Domain range of a straight line y = 2x + 3 for polar coordinate θ

A straight line is defined by equation $$y=2x+3$$ in Cartesian coordinate system XY. I need to specify the domain range for the polar coordinate u which is valid for this straight line.

Firstly, to convert to polar coordinates - $$y = r \sin θ$$ and $$x = r \cos θ$$

So from $$r \sin θ = 2 * r \cos θ + 3$$ which can be rewritten as $$f(θ) = 3 / (\sin θ - 2 \cos θ)$$

I'm aware that the domain range is determined by the slope. If $$y = mx$$, the slope is $$m$$. Hence, the domain range is determined by the line slope which is $$2$$.

My main issue is that I don't understand is how the range is derived

$$\arctan(2) < θ < \arctan(2) + π$$

For instance, why is $$\arctan(2) + π$$ allowed? I'm having trouble visualizing this.

• Are you asking for a rigorous demonstration that the correct range for $\theta$ is given by those inequalities or a visualization of them or some other intuitive explanation of them? – Rory Daulton Feb 9 at 1:36

Here's a graph of the line $$y = 2x + 3$$ along with some rays outward from the origin. Each ray is labeled with the angle of the ray in polar coordinates. The rays labeled $$\theta_1$$ and $$\theta_2$$ lie along the line through the origin parallel to the line $$y = 2x + 3$$. This line has slope $$2$$ and the angle of the ray $$\theta_1$$ is therefore $$\theta_1 = \arctan(2).$$

The ray $$\theta_2$$ is in the exact opposite direction from $$\theta_1.$$ To rotate the ray $$\theta_1$$ counterclockwise onto $$\theta_2,$$ we have to rotate it $$180$$ degrees, which is $$\pi$$ radians. Therefore $$\theta_2 = \theta_1 + \pi = \arctan(2) + \pi.$$

As we rotate a ray so that its angle increases from $$\theta_1$$ to $$\theta_2,$$ at each angle (for example $$\theta_3,$$ $$\theta_4,$$ and $$\theta_5$$), the ray intersects the line and we can use that angle $$\theta$$ and the radius $$r = f(\theta) = 3 / (\sin \theta - 2 \cos \theta)$$ to plot one of the points on the line. As the ray sweeps through all the angles between $$\theta_1$$ and $$\theta_2,$$ the polar coordinates $$(f(\theta), \theta)$$ plot every point on the line.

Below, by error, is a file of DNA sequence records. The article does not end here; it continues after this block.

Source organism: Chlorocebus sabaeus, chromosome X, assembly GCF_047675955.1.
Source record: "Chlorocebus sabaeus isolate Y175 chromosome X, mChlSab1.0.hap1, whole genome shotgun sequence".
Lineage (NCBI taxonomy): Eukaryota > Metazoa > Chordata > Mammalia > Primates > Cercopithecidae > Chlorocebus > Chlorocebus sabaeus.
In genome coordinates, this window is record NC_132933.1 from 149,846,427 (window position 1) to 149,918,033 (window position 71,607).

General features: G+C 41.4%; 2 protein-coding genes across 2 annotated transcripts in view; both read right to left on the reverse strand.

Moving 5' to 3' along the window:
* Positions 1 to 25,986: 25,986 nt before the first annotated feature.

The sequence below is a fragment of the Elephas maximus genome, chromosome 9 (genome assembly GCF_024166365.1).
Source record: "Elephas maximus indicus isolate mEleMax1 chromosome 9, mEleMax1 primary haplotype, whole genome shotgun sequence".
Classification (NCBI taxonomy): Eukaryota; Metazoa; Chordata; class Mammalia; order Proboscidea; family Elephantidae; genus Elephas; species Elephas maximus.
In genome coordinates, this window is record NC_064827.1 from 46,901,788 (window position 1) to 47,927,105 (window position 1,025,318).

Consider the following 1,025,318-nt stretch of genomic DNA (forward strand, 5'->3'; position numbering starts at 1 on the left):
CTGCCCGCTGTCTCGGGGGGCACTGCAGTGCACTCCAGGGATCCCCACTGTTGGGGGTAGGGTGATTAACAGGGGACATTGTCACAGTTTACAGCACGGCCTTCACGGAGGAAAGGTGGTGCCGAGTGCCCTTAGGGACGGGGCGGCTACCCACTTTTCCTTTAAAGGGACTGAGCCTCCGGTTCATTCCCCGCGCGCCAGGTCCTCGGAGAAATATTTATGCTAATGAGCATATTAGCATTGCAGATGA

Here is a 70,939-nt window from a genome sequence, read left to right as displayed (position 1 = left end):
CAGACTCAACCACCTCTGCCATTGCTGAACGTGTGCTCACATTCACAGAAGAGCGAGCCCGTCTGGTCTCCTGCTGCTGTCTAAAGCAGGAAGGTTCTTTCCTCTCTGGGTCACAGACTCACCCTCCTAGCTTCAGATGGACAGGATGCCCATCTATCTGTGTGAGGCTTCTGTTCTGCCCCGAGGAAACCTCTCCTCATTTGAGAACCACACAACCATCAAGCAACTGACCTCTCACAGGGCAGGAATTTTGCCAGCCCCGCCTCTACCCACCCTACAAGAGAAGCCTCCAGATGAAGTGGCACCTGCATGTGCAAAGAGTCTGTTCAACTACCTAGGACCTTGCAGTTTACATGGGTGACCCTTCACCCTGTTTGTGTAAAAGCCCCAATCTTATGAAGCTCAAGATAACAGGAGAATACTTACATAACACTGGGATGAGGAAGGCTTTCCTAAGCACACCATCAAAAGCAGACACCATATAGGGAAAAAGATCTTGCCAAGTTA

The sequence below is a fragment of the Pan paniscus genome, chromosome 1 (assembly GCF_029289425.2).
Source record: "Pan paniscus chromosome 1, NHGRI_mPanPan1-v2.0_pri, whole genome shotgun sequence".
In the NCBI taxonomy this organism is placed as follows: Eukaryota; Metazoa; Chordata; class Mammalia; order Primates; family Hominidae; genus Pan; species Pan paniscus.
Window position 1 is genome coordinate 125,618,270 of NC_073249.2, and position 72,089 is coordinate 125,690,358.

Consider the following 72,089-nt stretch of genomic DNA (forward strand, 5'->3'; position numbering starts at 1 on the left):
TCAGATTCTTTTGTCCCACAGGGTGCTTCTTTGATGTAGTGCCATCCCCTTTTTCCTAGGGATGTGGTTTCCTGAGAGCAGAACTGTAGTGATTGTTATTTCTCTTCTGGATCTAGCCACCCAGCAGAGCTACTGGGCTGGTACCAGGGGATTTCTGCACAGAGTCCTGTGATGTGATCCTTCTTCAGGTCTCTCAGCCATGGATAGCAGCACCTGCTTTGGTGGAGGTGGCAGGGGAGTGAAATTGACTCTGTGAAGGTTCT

We want all of those angles to be in the domain of $$f$$ so that we can plot the whole line. If you stopped at some angle before $$\arctan(2) + \pi,$$ for example $$\theta_4,$$ you would only have plotted part of the line. All the parts of the line at angles between $$\theta_4$$ and $$\arctan(2) + \pi$$ would be missing.

Note that $$\arctan(2) + \pi$$ actually is not "allowed," because the upper bound of the domain is described by $$\theta < \arctan(2) + \pi$$; notice how it is $$<$$ rather than $$\leq,$$ which tells us that the angle $$\theta$$ can never exactly equal $$\arctan(2) + \pi.$$ We cannot include either $$\arctan(2)$$ or $$\arctan(2) + \pi$$ in the domain, because the rays at those angles are parallel to the line and never intersect it, so there is no value we can set $$r = f(\theta)$$ to in order for $$(f(\theta), \theta)$$ to be polar coordinates of a point on the line.